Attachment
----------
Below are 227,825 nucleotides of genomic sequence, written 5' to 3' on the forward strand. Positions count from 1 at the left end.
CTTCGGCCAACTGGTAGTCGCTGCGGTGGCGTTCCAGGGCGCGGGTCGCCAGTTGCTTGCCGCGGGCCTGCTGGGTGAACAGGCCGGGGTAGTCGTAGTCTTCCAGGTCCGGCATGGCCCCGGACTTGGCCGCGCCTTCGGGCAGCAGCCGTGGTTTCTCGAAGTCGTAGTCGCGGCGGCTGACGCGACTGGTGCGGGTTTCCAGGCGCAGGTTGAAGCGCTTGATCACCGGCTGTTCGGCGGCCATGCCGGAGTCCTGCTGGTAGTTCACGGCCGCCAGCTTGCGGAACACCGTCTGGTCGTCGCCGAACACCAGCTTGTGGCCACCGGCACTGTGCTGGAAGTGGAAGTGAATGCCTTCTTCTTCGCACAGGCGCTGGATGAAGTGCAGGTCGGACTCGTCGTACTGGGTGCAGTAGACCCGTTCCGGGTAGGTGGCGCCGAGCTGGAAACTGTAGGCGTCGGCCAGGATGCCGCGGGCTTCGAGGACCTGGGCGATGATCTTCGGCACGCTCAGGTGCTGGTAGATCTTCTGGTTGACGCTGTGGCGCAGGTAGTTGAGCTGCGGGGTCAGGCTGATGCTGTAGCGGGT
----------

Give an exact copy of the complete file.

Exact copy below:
Below are 227,825 nucleotides of genomic sequence, written 5' to 3' on the forward strand. Positions count from 1 at the left end.
CTTCGGCCAACTGGTAGTCGCTGCGGTGGCGTTCCAGGGCGCGGGTCGCCAGTTGCTTGCCGCGGGCCTGCTGGGTGAACAGGCCGGGGTAGTCGTAGTCTTCCAGGTCCGGCATGGCCCCGGACTTGGCCGCGCCTTCGGGCAGCAGCCGTGGTTTCTCGAAGTCGTAGTCGCGGCGGCTGACGCGACTGGTGCGGGTTTCCAGGCGCAGGTTGAAGCGCTTGATCACCGGCTGTTCGGCGGCCATGCCGGAGTCCTGCTGGTAGTTCACGGCCGCCAGCTTGCGGAACACCGTCTGGTCGTCGCCGAACACCAGCTTGTGGCCACCGGCACTGTGCTGGAAGTGGAAGTGAATGCCTTCTTCTTCGCACAGGCGCTGGATGAAGTGCAGGTCGGACTCGTCGTACTGGGTGCAGTAGACCCGTTCCGGGTAGGTGGCGCCGAGCTGGAAACTGTAGGCGTCGGCCAGGATGCCGCGGGCTTCGAGGACCTGGGCGATGATCTTCGGCACGCTCAGGTGCTGGTAGATCTTCTGGTTGACGCTGTGGCGCAGGTAGTTGAGCTGCGGGGTCAGGCTGATGCTGTAGCGGGT